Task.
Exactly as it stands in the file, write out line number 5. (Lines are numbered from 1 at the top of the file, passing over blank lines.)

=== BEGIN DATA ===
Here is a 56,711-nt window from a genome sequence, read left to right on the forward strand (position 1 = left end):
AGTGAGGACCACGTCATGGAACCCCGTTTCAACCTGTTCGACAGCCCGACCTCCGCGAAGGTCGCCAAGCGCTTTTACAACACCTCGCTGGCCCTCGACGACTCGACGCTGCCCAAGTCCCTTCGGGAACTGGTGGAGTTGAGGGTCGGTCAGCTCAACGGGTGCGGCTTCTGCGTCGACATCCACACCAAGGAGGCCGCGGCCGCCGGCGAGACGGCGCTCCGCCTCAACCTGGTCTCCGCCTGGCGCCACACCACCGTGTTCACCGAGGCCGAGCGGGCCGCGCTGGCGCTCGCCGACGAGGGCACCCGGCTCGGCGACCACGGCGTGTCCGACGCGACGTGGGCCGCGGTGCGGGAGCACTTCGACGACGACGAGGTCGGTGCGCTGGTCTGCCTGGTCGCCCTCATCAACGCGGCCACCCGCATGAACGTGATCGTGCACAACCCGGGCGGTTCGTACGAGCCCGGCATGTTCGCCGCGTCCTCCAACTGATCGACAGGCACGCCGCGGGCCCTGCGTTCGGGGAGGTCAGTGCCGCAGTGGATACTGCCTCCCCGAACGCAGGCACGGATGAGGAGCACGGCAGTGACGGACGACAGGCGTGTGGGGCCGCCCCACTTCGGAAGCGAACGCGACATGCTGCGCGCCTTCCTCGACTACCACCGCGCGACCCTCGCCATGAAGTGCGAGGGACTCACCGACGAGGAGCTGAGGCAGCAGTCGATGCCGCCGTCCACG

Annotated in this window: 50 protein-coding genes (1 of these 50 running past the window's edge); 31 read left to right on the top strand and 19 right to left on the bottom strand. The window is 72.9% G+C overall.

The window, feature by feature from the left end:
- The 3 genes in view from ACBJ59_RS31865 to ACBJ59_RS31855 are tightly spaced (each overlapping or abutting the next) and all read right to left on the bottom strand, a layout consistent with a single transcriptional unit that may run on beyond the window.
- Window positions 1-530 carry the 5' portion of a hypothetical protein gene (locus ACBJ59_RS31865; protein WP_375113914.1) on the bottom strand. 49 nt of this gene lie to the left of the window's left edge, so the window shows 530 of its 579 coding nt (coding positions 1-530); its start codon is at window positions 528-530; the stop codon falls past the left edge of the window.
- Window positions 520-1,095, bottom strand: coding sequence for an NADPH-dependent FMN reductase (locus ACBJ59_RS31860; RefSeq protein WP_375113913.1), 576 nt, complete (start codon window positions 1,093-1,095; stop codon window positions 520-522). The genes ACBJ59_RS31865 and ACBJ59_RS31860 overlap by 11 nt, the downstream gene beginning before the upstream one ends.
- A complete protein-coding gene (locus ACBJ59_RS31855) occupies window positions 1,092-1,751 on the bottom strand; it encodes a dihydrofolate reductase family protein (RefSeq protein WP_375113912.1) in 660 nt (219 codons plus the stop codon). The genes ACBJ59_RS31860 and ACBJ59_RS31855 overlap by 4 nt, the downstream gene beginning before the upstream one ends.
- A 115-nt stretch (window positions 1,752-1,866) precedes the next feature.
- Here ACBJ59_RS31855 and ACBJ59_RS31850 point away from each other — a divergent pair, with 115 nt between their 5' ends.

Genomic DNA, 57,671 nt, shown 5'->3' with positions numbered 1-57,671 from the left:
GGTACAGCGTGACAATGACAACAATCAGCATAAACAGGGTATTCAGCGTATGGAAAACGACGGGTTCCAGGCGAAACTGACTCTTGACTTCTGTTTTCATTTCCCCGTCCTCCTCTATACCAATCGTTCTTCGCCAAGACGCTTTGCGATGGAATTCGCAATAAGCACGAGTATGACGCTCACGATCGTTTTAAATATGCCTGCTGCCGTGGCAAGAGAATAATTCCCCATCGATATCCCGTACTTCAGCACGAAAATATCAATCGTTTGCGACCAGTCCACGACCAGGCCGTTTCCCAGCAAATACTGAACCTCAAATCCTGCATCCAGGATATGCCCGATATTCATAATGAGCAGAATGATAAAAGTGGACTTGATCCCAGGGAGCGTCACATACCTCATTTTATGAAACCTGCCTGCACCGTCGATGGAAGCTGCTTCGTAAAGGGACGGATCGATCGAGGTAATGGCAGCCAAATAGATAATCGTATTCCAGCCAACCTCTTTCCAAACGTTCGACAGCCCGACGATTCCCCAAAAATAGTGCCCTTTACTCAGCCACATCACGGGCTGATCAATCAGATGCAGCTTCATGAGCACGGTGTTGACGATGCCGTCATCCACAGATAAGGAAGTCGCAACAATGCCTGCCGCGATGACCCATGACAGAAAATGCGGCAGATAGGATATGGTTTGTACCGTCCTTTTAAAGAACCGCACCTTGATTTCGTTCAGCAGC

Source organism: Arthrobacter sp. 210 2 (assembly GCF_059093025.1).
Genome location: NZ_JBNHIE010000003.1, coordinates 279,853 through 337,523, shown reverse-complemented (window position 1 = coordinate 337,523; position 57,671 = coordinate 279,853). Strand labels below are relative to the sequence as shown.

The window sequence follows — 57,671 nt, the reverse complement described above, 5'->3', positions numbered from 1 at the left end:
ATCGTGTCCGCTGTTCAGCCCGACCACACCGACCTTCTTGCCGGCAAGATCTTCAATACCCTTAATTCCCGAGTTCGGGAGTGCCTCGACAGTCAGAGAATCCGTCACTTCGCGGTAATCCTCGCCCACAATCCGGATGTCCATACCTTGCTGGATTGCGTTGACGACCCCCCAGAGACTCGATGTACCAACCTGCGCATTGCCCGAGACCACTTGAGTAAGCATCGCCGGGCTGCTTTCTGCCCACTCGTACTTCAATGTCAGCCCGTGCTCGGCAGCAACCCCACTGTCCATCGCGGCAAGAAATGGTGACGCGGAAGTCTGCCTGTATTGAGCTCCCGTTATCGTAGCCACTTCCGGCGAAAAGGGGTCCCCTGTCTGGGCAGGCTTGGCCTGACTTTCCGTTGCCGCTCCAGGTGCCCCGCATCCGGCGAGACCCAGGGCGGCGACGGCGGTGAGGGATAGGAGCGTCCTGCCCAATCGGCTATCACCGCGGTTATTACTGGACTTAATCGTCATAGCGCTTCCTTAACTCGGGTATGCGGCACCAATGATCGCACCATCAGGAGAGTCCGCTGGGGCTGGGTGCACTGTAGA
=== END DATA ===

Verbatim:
- The 3 genes in view from ACBJ59_RS31865 to ACBJ59_RS31855 are tightly spaced (each overlapping or abutting the next) and all read right to left on the bottom strand, a layout consistent with a single transcriptional unit that may run on beyond the window.